We also got to watch a pair of Black Phoebes bring insects to their nest full of fledglings. Mom and dad took turns flying back and forth to feed the kids. I saw one of the parents m with a large hoverfly, and another one with a large bright green worm. Those kids get fed well!  Because we were standing near the where the next was, the parents would stop and sit for a little while before transporting the food directly to the kids. This gave us the opportunity to gets some good close-ups and still shots of them.  We could also see the babies in the nest – almost fully fledged already, they looked too big to still be hand-fed by their folks. This particular pair of Phoebes have been nesting under the eaves of the nature center at the preserve for years. They come back season after season.  Their nests are mud cups filled with grasses and other soft plant fibers.

We found the Red-Shouldered Hawk’s nest on the Pond Trail. We could hear mama calling from the nest but couldn’t get an angle on the structure that allowed us to see her. she must be sitting eggs at the moment.  And we found several tree cavity nests of wrens, Starlings, and Acorn Woodpeckers (some of them in or near the same tree).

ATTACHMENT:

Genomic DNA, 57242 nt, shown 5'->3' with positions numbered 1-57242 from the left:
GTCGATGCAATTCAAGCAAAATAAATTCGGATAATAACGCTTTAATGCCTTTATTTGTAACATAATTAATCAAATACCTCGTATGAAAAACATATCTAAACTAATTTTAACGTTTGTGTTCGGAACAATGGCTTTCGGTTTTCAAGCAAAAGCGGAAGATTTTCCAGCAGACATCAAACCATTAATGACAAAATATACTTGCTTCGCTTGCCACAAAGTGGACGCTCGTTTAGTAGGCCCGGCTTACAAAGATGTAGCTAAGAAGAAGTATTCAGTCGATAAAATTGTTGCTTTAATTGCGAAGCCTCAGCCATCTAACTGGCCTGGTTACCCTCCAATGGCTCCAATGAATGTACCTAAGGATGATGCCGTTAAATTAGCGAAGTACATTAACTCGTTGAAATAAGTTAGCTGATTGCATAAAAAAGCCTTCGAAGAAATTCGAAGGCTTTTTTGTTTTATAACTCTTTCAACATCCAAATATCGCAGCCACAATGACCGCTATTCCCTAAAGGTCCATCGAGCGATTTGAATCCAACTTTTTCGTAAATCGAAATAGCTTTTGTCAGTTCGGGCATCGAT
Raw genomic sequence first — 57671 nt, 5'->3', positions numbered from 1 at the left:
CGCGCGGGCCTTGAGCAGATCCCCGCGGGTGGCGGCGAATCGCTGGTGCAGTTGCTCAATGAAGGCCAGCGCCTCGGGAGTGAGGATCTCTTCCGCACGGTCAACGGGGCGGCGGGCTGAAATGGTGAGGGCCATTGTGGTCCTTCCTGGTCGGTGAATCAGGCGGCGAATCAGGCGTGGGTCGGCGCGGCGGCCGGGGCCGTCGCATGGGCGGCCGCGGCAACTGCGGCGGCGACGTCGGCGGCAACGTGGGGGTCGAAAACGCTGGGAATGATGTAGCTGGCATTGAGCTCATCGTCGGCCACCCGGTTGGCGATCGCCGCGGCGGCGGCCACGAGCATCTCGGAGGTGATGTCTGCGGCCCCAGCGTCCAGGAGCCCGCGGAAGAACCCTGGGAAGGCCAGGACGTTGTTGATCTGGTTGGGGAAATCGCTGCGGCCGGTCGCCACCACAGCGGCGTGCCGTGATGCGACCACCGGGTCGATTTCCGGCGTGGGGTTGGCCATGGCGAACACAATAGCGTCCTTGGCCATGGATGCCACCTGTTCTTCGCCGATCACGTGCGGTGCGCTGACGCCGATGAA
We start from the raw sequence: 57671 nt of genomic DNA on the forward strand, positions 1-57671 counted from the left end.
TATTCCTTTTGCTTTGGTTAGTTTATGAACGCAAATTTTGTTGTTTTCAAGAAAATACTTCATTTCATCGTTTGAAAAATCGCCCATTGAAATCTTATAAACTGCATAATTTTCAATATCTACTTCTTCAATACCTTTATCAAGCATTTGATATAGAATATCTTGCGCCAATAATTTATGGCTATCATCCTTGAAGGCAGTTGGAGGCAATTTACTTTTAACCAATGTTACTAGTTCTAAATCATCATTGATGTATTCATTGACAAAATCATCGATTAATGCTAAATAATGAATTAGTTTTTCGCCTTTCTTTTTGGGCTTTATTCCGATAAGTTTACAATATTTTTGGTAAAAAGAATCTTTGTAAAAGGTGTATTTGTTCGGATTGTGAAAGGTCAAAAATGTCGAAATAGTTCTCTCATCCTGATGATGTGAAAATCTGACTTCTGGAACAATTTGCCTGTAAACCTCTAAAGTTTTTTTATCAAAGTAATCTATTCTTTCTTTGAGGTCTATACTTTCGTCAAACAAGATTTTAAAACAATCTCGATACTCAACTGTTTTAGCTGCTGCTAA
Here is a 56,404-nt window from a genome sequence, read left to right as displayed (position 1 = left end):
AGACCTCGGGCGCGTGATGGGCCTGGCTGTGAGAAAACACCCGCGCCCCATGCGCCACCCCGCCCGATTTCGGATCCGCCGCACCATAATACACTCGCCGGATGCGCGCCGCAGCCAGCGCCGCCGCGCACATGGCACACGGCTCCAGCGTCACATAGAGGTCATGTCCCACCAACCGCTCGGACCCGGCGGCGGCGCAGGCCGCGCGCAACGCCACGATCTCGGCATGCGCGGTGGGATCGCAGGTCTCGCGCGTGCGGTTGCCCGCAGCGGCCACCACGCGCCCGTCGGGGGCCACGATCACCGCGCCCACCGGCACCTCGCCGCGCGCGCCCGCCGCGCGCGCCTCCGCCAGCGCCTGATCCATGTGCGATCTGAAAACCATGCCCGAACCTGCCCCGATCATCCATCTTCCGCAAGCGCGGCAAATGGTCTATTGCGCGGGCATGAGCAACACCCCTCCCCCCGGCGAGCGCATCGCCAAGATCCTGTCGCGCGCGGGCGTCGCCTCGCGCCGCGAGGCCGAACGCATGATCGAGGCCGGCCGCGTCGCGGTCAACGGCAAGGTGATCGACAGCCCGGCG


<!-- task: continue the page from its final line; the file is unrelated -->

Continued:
We also got to see some Ash-throated Flycatchers. Besides being pretty birds, these guys are kind of special because they don’t drink water. They get what fluid they need from the stuff they eat.

Among the deer we saw, I believe one of them was very pregnant and may have been experiencing some early contractions. She’d walk along and life her tail like she wanted to defecate, but nothing came out.  Might be seeing some fawns in the next month or so!

On our way out of the preserve, one of the graduates and I loitered around the small pond again and tried to get photos of the Bullfrog tadpoles and crawfish under the water.  Getting the camera to focus past the surface of the water is always an interesting trial… and I can never really tell if I got the shots I want until after I get the photos home and download them, so I can see them better.